The top Republicans on the House and Senate education committees vowed to initiate a congressional review if a proposed Biden rule restricting eligibility for federal funding for public charter schools is finalized.

Rep. Virginia Foxx (R-NC) and Sen. Richard Burr (R-NC) reminded Education Secretary Miguel Cardona on Thursday that under the Congressional Review Act, the Department of Education is required to submit the charter school regulation to Congress, which can then initiate a review and even vote to repeal it.

The regulation was first proposed in March and would severely restrict which public charter schools are eligible for federal funding, something that experts have warned could force hundreds of such schools nationwide to close their doors.

"While we hope the Department decides against finalizing this misguided proposal that would be catastrophic to the future of charter schools, in the event that the Department moves forward, we ask that you confirm in writing by May 12, 2022 that, if finalized, the Department will comply with the Congressional Review Act and promptly submit the priorities to Congress," Burr and Foxx wrote.

The Congressional Review Act allows Congress to repeal regulatory actions by government agencies by a simple majority vote, although such repeals also require a presidential signature.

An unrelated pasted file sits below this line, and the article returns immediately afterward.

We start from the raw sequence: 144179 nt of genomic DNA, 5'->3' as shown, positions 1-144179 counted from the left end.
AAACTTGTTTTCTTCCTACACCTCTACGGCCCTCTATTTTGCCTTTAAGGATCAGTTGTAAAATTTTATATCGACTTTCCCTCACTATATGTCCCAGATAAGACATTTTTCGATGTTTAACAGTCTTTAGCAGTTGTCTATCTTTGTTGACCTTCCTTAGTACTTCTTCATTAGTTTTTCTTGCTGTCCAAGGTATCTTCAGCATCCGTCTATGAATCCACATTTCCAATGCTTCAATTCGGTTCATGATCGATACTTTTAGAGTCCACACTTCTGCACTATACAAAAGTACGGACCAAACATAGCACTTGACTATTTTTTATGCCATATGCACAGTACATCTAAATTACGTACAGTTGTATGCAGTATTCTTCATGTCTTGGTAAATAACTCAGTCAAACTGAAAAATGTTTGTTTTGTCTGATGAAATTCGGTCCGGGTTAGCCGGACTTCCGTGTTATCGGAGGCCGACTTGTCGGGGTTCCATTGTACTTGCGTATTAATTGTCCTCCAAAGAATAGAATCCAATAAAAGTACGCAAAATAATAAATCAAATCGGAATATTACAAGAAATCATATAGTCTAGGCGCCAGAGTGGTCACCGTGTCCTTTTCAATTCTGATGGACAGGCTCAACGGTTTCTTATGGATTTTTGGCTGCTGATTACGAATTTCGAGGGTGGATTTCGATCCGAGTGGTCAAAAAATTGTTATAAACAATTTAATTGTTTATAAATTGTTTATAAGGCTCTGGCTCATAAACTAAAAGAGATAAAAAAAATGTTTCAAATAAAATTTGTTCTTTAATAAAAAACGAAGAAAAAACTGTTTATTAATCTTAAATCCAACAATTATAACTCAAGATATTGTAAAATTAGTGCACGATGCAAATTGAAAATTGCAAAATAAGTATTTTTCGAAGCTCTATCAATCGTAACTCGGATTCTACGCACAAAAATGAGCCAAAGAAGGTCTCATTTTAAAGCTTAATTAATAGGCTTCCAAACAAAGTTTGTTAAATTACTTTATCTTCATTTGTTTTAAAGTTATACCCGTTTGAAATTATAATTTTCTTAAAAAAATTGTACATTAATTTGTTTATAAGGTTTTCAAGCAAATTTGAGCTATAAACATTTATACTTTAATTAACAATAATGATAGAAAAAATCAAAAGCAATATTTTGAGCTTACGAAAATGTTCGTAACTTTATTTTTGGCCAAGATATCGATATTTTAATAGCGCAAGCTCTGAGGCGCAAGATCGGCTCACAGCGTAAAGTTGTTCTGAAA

While Democrats currently control both the House and the Senate, bipartisan backlash against the proposed rule suggests that an effort to repeal the regulation could pass both chambers of Congress and force President Joe Biden to veto the repeal.

Burr's and Foxx's letter comes the same day that Sens. Dianne Feinstein (D-CA), Cory Booker (D-NJ), and Michael Bennet (D-CO), joined with several Republican senators in requesting that Cardona and the Department of Education make substantial revisions to the proposed regulation, which they said would "not prioritize the needs of students and limits high quality choices to certain families."


Likewise last month, Colorado Democratic Gov. Jared Polis denounced the proposed regulation as "confounding" in a Washington Post op-ed and said the Biden administration and the Department of Education had failed to engage stakeholders properly when drafting the regulation.